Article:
Policy support, higher standards seen boosting China’s green bonds market
China’s onshore green bonds may reverse course and outperform this year as the prospect of greater policy support to promote green financing and an improvement in market standards drive demand.
Green bonds share the same characteristics as regular bonds but are issued to raise capital specifically for climate-related or environmental projects.
Chinese investors bought US$6.8 billion of green bonds in the second quarter, making it the largest market globally, with the United States in second place on US$5.8 billion. However, Chinese issuers accounted for 21 per cent of issuance worldwide, a figure described by Moody’s Investors Service as “reasonably muted” compared with the 35 per cent in the whole of 2016.
Efforts by the authorities to stabilise capital outflows earlier this year, and liquidity pressures in the interbank markets which led to tighter financial conditions and higher yields, have weighed on both China’s green bond and ordinary bond markets, analysts said.
“While 2016 was a ‘break-out’ year for China’s green bond market, we expect to see a more sustainable pace of expansion in the second half of 2017 and beyond, supported by strong policy momentum,” said Rahul Ghosh, vice president, credit strategy and standards at Moody’s.
The People’s Bank of China (PBOC) estimated that an annual investment of 2 trillion yuan to 4 trillion yuan (US$297 billion- US$594 billion) will be required to address environmental and climate change issues.
Last year Chinese energy major Datang announced there was a leak at the evaporation pond of its loss-making Duolun coal and chemical plant in Inner Mongolia. The Duolun spill, which caused severe environmental damage, especially around water supplies and treatment, was just the tip of the iceberg for the government in tackling companies bypassing environmental regulations, according to Greenpeace.
Meanwhile the opening of the mainland’s domestic bond market to foreign investors through the new bond connect scheme via Hong Kong is likely to increase the flow of money into Chinese green financing instruments, according to Debashis Dey, a partner at law firm White & Case. About 72 per cent of Chinese green bonds were issued in the mainland, compared to 27 per cent offshore. One per cent were green panda bonds, denominated in yuan and sold by overseas entities in China’s onshore bond market.
Transparency and disclosure on the use of proceeds are key challenges to all green bond issuers, not just those in China. According to Climate Bond Initiative, about 83 billion yuan (US$12.4 billion) in Chinese green bonds – 34 per cent of total issuance – did not meet international definitions in 2016.
The PBOC’s green definitions include some project types that would not be considered green by international standards, such as retrofits to fossil fuel power stations and “clean” coal.
So far this year, the Chinabond Green Bond Total Return Index posted a modest return of 0.6 per cent after last year’s outperformance of 1.6 per cent.
In comparison, the Bloomberg Barclays China Aggregate TR Index, which tracks government, policy bank and corporate securities on the domestic interbank market, outperformed with a 3 per cent return this year after last year’s 5.17 per cent loss.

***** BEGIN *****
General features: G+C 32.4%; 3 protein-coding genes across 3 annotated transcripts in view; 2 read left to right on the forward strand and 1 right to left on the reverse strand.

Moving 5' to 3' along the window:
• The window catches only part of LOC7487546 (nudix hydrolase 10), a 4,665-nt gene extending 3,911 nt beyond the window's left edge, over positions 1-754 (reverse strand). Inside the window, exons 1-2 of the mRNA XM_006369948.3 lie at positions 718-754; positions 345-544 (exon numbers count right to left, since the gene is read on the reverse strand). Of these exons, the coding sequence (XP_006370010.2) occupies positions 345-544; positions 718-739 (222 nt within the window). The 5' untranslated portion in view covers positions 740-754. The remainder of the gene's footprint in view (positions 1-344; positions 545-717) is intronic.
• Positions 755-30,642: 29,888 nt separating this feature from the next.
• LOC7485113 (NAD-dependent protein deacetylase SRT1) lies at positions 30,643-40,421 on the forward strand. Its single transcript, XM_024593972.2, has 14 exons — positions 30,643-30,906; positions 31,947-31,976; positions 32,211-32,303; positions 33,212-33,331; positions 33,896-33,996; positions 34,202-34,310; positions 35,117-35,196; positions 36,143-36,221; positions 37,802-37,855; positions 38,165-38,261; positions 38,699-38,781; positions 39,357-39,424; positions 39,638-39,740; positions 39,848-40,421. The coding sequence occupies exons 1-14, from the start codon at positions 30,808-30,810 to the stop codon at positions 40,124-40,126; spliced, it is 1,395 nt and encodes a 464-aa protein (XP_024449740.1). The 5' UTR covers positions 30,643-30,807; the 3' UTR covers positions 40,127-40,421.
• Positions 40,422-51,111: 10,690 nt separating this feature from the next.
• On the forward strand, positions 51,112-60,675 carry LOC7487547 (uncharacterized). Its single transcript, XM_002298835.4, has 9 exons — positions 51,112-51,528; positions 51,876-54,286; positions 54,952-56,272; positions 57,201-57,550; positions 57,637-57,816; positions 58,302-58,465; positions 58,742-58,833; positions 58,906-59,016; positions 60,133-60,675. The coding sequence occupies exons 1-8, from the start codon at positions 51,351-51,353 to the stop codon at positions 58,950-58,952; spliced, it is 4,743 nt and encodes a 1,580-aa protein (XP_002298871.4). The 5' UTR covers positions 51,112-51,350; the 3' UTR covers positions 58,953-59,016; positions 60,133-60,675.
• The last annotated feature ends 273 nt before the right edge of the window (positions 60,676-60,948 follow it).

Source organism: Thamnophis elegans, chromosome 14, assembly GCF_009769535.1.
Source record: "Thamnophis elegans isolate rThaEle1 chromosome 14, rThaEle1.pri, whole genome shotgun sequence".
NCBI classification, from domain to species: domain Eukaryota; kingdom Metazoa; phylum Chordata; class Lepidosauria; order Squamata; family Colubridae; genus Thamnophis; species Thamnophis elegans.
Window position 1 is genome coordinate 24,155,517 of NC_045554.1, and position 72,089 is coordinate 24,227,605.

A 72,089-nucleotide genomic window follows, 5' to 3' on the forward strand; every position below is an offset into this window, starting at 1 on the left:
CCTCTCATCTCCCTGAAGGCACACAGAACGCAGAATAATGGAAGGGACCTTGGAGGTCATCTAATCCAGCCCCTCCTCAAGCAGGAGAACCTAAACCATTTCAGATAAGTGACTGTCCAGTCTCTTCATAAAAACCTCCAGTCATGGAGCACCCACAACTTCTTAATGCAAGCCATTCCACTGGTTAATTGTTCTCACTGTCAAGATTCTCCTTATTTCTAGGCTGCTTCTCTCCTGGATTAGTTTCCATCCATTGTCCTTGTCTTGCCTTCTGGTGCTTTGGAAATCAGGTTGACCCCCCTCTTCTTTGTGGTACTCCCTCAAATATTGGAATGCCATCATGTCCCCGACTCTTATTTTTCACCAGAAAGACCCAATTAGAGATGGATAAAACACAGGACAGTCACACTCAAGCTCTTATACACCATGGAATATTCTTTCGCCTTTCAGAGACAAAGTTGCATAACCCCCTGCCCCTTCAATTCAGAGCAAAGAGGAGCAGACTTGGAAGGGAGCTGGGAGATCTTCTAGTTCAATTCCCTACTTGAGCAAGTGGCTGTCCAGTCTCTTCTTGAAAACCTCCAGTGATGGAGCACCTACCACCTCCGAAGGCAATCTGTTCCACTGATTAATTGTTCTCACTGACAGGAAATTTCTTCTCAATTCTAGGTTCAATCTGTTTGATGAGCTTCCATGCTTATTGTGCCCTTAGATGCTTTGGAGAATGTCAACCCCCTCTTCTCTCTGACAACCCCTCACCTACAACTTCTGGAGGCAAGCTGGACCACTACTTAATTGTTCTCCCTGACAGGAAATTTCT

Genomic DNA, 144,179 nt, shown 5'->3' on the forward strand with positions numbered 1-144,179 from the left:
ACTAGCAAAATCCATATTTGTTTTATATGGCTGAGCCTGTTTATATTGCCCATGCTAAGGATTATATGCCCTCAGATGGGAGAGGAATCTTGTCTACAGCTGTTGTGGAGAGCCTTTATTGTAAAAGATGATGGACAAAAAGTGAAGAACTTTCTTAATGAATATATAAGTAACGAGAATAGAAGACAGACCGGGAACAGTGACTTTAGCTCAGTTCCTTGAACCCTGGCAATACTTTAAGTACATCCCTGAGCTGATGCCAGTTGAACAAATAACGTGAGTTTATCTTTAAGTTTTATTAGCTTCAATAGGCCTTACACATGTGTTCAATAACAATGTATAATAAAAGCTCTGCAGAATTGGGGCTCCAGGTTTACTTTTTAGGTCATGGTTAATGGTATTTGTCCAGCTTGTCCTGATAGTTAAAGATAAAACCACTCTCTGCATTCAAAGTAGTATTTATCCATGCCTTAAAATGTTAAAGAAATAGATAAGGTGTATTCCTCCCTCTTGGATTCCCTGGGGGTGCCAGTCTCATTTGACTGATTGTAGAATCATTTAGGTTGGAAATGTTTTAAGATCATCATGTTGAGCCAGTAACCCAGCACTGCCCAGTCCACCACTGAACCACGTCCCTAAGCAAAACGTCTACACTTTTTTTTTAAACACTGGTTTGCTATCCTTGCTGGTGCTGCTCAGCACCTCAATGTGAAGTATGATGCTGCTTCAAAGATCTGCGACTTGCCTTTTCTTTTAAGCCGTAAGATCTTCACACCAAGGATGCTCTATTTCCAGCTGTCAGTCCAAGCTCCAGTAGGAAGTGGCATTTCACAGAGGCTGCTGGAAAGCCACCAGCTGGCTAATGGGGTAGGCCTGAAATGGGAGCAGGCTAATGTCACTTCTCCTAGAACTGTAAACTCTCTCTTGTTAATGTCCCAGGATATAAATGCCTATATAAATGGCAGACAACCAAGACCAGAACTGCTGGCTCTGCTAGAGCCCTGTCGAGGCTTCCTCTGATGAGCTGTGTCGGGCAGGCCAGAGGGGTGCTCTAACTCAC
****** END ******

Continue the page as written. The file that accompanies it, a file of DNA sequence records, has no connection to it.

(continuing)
But China’s determination to address environmental challenges – such as air, soil and water pollution – and to encourage greater capital flows into green projects, are likely to improve investor confidence and the performance of green bonds, analysts said.
The market does not expect Beijing to join the Philippines, Nigeria, Bangladesh and Morocco on the list of potential green bond issuers this year, following Poland and France’s sovereign green issuances, Dey said. Nevertheless, policy support in environmental, social and governance (ESG) standards is expected to increase.
In March, the China Securities Regulatory Commission issued new guidelines for a “green channel” that will accelerate the approval of green bond sales. Last year, it announced rules requiring listed companies of designated environmental zones to disclose their emission levels in their financial reports.
The market also expects the PBOC to issue new standardising metrics and targets of environmental impacts in the coming year or so. And the State Council is working together with local governments to develop five new green finance pilot zones, said Ghosh.
Moreover, market players are focusing more on voluntary, market-led and independently developed “best practice” standards by Chinese bond issuers rather than mandatory, enforced government standards, according to Dey.
More Chinese issuers are using external verification for their information disclosure and assessment reports despite not being required to do so by the PBOC. This is improving the confidence of investors and boosting the performance of green bonds.
“Chinese regulators have closed the gap between domestic and international standards for green bonds,” said Jason He Qi, a partner at KPMG China. “Companies are also starting to employ qualified third-party assurance agencies for their information, such as the big four accounting firms, helping investor confidence.”